Rheumatoid arthritis (RA) is an autoimmune disease associated with chronic inflammation of the joints. In 2008, the New York Times published a review on the incidence of rheumatoid arthritis among women. The report emphasized that after four decades of decline of arthritis in the US, the disease is currently on the rise, thus becoming an imminent health concern. From 1955-1994, the prevalence of arthritis among women was declining, 36 per 100,000 population compared to the current prevalence of 54 persons per 100,000 population (Parker-Pope, 2008). However, the disease prevalence in men remains about 29/100,000 (Parker-Pope, 2008). Among the US population, RA condition increased from 0.85% to 0.95%, (Parker-Pope, 2008), an increase of 11.8% in new cases. The risk factors for the RA condition is multifactorial, but some of the known risk factors are smoking, caffeine, diet, infection, sex hormone, reproductive factors, and BMI (≥30kg/m²) or obesity (Parker-Pope, 2008).
Crowson et al., (2013) conducted a controlled study among patients with arthritis from Minnesota County. The inclusion criteria for the study included individuals aged 18 years or older. Those who fulfilled the 1987 American College of Rheumatology classification criteria for RA between Jan 1st, 1980 to Dec21st 2007 (Crowson et al., 2013). The authors suggested that the recent rise in the prevalence and incidence of RA are associated with extrinsic factors because genetic factors do not change quickly in the population. Hence, the risk factor targeted in the study was obesity (Crowson et al., 2013). The evidence presented to support the theory was that, in recent years, obesity incidence and prevalence have been dramatically increased in the population (Crowson et al., 2013). The study included 813 patients in the experimental group (individuals with RA) and 813 individuals in the control group (individuals without RA) (Crowson et al., 2013).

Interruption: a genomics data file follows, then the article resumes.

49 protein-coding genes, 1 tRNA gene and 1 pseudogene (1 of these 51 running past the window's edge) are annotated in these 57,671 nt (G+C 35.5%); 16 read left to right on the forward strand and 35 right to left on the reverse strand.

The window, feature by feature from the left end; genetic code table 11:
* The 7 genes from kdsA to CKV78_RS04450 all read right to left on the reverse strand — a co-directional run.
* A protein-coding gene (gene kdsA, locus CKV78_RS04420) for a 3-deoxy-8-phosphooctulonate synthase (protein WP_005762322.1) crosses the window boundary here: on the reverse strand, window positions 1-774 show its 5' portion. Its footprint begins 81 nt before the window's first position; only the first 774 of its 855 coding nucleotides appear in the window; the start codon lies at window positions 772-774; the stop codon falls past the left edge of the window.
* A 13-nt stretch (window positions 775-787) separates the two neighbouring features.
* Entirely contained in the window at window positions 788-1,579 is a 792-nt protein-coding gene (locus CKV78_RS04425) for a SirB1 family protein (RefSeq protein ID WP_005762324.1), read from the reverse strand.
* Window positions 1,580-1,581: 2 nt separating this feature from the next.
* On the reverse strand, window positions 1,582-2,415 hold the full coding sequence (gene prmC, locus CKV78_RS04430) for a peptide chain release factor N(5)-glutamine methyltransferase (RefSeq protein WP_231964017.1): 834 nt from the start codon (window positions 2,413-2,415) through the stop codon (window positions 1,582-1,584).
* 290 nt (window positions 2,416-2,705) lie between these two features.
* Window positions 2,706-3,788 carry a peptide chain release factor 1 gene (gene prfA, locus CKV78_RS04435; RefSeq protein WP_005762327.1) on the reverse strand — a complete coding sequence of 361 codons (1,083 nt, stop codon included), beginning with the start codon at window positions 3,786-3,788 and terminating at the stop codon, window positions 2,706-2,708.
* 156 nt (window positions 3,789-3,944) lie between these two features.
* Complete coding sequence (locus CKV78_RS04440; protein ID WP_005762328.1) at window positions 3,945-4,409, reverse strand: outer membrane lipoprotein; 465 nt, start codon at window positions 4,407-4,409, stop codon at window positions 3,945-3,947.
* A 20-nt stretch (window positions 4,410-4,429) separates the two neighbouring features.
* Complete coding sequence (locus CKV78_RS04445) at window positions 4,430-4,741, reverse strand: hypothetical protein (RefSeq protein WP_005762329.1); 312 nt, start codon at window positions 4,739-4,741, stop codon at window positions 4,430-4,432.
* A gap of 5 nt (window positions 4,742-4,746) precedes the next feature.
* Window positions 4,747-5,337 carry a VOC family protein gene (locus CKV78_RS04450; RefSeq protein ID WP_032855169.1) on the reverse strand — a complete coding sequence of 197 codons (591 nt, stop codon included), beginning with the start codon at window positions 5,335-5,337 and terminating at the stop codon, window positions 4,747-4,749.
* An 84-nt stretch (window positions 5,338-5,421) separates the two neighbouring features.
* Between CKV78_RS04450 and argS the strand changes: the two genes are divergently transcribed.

Obesity rate between the experimental group and the control group was 40% vs. 36% respectively; P= 0.052 (Crowson et al., 2013). In 1985, the estimated incidence of RA among women in the absence of obesity was 45.4/100,000 populations, and in 2007, the incidence of RA was 49.8/100,000 (Crowson et al., 2013). In other words, the increase in RA incidence in the absence of obesity is 4.4/100,000 in time (Crowson et al., 2013). Also, the authors assessed the incidence of the condition among women with obesity. In 1985, the prevalence of the disease among obese women was 46.6/100,000 (Crowson et al., 2013). The age-adjusted RA incidence among obese women in 2007 was 55.8/100,000 (Crowson et al., 2013). Thus, the increase in RA incidence among obese women from 1985 to 2007 was 9.2/100,000. Therefore, among women, the risk attributed to obesity is 4.8/100,000 (9.2 minus 4.4), which is a 109% increase in the incidence of RA among women from 1985 to 2007.
No doubt, RA risk factors are multifactorial. Obesity, vitamin D deficiency, adipocytokines, autoimmune disease (via Vitamin D deficiency), and sex hormone variation (the increase of estrogen and androgen level in obese individuals) are intricately linked to RA; and also, are associated with the development of Psoriatic’ arthritis (Crowson et al., 2013). Furthermore, Crowson et al. (2013) suggested that if the continual increase in the prevalence of obesity or obesity epidemic are not controlled and managed; the incidence and prevalence of RA will continue to rise substantially.
Crowson,C., Matteson, E., Davis III, J., & Gabriel, S. (2013). Contribution of obesity to the rise in incidence of rheumatoid arthritis. Retrieved from http://onlinelibrary.wiley.com/ doi/10.1002 /acr.21660/full
Parker-Pope, T. (2008). Rheumatoid arthritis rising in women. Retrieved from http://well.blogs. nytimes.com/2008/10/27/rheumatoid-arthritis-rising-in-women/.